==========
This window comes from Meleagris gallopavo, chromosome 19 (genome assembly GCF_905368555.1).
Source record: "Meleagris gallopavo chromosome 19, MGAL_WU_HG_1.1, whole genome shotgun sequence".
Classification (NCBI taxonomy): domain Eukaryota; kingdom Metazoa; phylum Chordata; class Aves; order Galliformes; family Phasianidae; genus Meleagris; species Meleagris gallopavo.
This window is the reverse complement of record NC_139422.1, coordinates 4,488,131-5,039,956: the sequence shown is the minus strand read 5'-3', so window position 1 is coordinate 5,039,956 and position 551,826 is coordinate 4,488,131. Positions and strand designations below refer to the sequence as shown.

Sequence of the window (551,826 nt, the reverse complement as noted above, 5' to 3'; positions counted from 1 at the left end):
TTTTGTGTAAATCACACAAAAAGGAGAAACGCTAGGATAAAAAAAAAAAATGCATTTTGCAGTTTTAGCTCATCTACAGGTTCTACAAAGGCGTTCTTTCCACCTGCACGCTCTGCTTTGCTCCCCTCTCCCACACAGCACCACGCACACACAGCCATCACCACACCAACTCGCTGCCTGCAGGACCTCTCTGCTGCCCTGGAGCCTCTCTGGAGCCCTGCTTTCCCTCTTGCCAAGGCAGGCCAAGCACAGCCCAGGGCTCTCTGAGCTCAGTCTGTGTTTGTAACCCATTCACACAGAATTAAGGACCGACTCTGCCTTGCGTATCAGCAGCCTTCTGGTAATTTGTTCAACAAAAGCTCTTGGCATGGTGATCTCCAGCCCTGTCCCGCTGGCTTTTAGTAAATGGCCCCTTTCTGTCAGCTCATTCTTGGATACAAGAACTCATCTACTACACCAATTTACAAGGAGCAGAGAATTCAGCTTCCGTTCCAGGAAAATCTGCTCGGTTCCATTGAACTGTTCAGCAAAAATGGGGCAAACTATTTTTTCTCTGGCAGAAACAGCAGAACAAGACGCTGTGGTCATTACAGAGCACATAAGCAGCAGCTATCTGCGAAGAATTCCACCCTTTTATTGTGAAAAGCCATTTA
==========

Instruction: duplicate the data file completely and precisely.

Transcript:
This window comes from Meleagris gallopavo, chromosome 19 (genome assembly GCF_905368555.1).
Source record: "Meleagris gallopavo chromosome 19, MGAL_WU_HG_1.1, whole genome shotgun sequence".
Classification (NCBI taxonomy): domain Eukaryota; kingdom Metazoa; phylum Chordata; class Aves; order Galliformes; family Phasianidae; genus Meleagris; species Meleagris gallopavo.
This window is the reverse complement of record NC_139422.1, coordinates 4,488,131-5,039,956: the sequence shown is the minus strand read 5'-3', so window position 1 is coordinate 5,039,956 and position 551,826 is coordinate 4,488,131. Positions and strand designations below refer to the sequence as shown.

Sequence of the window (551,826 nt, the reverse complement as noted above, 5' to 3'; positions counted from 1 at the left end):
TTTTGTGTAAATCACACAAAAAGGAGAAACGCTAGGATAAAAAAAAAAAATGCATTTTGCAGTTTTAGCTCATCTACAGGTTCTACAAAGGCGTTCTTTCCACCTGCACGCTCTGCTTTGCTCCCCTCTCCCACACAGCACCACGCACACACAGCCATCACCACACCAACTCGCTGCCTGCAGGACCTCTCTGCTGCCCTGGAGCCTCTCTGGAGCCCTGCTTTCCCTCTTGCCAAGGCAGGCCAAGCACAGCCCAGGGCTCTCTGAGCTCAGTCTGTGTTTGTAACCCATTCACACAGAATTAAGGACCGACTCTGCCTTGCGTATCAGCAGCCTTCTGGTAATTTGTTCAACAAAAGCTCTTGGCATGGTGATCTCCAGCCCTGTCCCGCTGGCTTTTAGTAAATGGCCCCTTTCTGTCAGCTCATTCTTGGATACAAGAACTCATCTACTACACCAATTTACAAGGAGCAGAGAATTCAGCTTCCGTTCCAGGAAAATCTGCTCGGTTCCATTGAACTGTTCAGCAAAAATGGGGCAAACTATTTTTTCTCTGGCAGAAACAGCAGAACAAGACGCTGTGGTCATTACAGAGCACATAAGCAGCAGCTATCTGCGAAGAATTCCACCCTTTTATTGTGAAAAGCCATTTA